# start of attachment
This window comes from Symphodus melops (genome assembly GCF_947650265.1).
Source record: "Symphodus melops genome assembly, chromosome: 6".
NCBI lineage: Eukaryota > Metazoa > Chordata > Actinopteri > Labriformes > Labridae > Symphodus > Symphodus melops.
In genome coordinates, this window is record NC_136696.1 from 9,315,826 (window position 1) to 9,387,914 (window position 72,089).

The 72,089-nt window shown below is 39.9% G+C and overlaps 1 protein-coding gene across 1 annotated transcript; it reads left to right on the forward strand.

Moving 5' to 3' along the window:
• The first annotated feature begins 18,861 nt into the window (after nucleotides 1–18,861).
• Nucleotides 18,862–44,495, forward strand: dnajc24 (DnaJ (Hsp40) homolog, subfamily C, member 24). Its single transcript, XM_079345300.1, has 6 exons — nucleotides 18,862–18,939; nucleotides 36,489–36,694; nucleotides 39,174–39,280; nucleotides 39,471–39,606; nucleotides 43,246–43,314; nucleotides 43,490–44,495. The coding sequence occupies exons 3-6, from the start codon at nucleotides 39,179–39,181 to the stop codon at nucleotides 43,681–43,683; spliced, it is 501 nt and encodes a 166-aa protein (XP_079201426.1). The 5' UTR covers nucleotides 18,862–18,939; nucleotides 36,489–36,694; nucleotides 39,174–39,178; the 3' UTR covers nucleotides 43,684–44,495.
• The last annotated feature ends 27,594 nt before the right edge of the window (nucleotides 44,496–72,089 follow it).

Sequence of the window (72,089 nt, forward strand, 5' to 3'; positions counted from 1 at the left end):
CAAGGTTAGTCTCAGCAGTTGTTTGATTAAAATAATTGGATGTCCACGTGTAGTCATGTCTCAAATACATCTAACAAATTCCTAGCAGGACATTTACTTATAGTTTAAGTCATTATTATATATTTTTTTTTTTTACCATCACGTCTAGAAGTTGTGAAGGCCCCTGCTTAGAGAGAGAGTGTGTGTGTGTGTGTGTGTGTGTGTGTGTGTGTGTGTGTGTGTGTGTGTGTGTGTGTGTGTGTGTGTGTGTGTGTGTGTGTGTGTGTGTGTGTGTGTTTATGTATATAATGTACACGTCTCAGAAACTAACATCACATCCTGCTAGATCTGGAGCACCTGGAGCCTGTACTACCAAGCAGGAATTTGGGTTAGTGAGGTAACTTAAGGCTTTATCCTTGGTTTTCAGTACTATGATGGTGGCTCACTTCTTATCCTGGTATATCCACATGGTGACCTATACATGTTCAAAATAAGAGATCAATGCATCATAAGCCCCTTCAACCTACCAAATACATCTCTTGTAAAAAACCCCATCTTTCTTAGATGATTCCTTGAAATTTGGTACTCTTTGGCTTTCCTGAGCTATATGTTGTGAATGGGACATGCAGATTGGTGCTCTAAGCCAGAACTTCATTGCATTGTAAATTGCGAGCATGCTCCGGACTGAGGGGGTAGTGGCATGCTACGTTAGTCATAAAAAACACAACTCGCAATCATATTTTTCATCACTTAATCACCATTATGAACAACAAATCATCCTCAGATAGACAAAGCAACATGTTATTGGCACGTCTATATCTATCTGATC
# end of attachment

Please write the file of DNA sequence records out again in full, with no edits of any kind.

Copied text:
This window comes from Symphodus melops (genome assembly GCF_947650265.1).
Source record: "Symphodus melops genome assembly, chromosome: 6".
NCBI lineage: Eukaryota > Metazoa > Chordata > Actinopteri > Labriformes > Labridae > Symphodus > Symphodus melops.
In genome coordinates, this window is record NC_136696.1 from 9,315,826 (window position 1) to 9,387,914 (window position 72,089).

The 72,089-nt window shown below is 39.9% G+C and overlaps 1 protein-coding gene across 1 annotated transcript; it reads left to right on the forward strand.

Moving 5' to 3' along the window:
• The first annotated feature begins 18,861 nt into the window (after nucleotides 1–18,861).
• Nucleotides 18,862–44,495, forward strand: dnajc24 (DnaJ (Hsp40) homolog, subfamily C, member 24). Its single transcript, XM_079345300.1, has 6 exons — nucleotides 18,862–18,939; nucleotides 36,489–36,694; nucleotides 39,174–39,280; nucleotides 39,471–39,606; nucleotides 43,246–43,314; nucleotides 43,490–44,495. The coding sequence occupies exons 3-6, from the start codon at nucleotides 39,179–39,181 to the stop codon at nucleotides 43,681–43,683; spliced, it is 501 nt and encodes a 166-aa protein (XP_079201426.1). The 5' UTR covers nucleotides 18,862–18,939; nucleotides 36,489–36,694; nucleotides 39,174–39,178; the 3' UTR covers nucleotides 43,684–44,495.
• The last annotated feature ends 27,594 nt before the right edge of the window (nucleotides 44,496–72,089 follow it).

Sequence of the window (72,089 nt, forward strand, 5' to 3'; positions counted from 1 at the left end):
CAAGGTTAGTCTCAGCAGTTGTTTGATTAAAATAATTGGATGTCCACGTGTAGTCATGTCTCAAATACATCTAACAAATTCCTAGCAGGACATTTACTTATAGTTTAAGTCATTATTATATATTTTTTTTTTTTACCATCACGTCTAGAAGTTGTGAAGGCCCCTGCTTAGAGAGAGAGTGTGTGTGTGTGTGTGTGTGTGTGTGTGTGTGTGTGTGTGTGTGTGTGTGTGTGTGTGTGTGTGTGTGTGTGTGTGTGTGTGTGTGTGTGTGTGTGTTTATGTATATAATGTACACGTCTCAGAAACTAACATCACATCCTGCTAGATCTGGAGCACCTGGAGCCTGTACTACCAAGCAGGAATTTGGGTTAGTGAGGTAACTTAAGGCTTTATCCTTGGTTTTCAGTACTATGATGGTGGCTCACTTCTTATCCTGGTATATCCACATGGTGACCTATACATGTTCAAAATAAGAGATCAATGCATCATAAGCCCCTTCAACCTACCAAATACATCTCTTGTAAAAAACCCCATCTTTCTTAGATGATTCCTTGAAATTTGGTACTCTTTGGCTTTCCTGAGCTATATGTTGTGAATGGGACATGCAGATTGGTGCTCTAAGCCAGAACTTCATTGCATTGTAAATTGCGAGCATGCTCCGGACTGAGGGGGTAGTGGCATGCTACGTTAGTCATAAAAAACACAACTCGCAATCATATTTTTCATCACTTAATCACCATTATGAACAACAAATCATCCTCAGATAGACAAAGCAACATGTTATTGGCACGTCTATATCTATCTGATC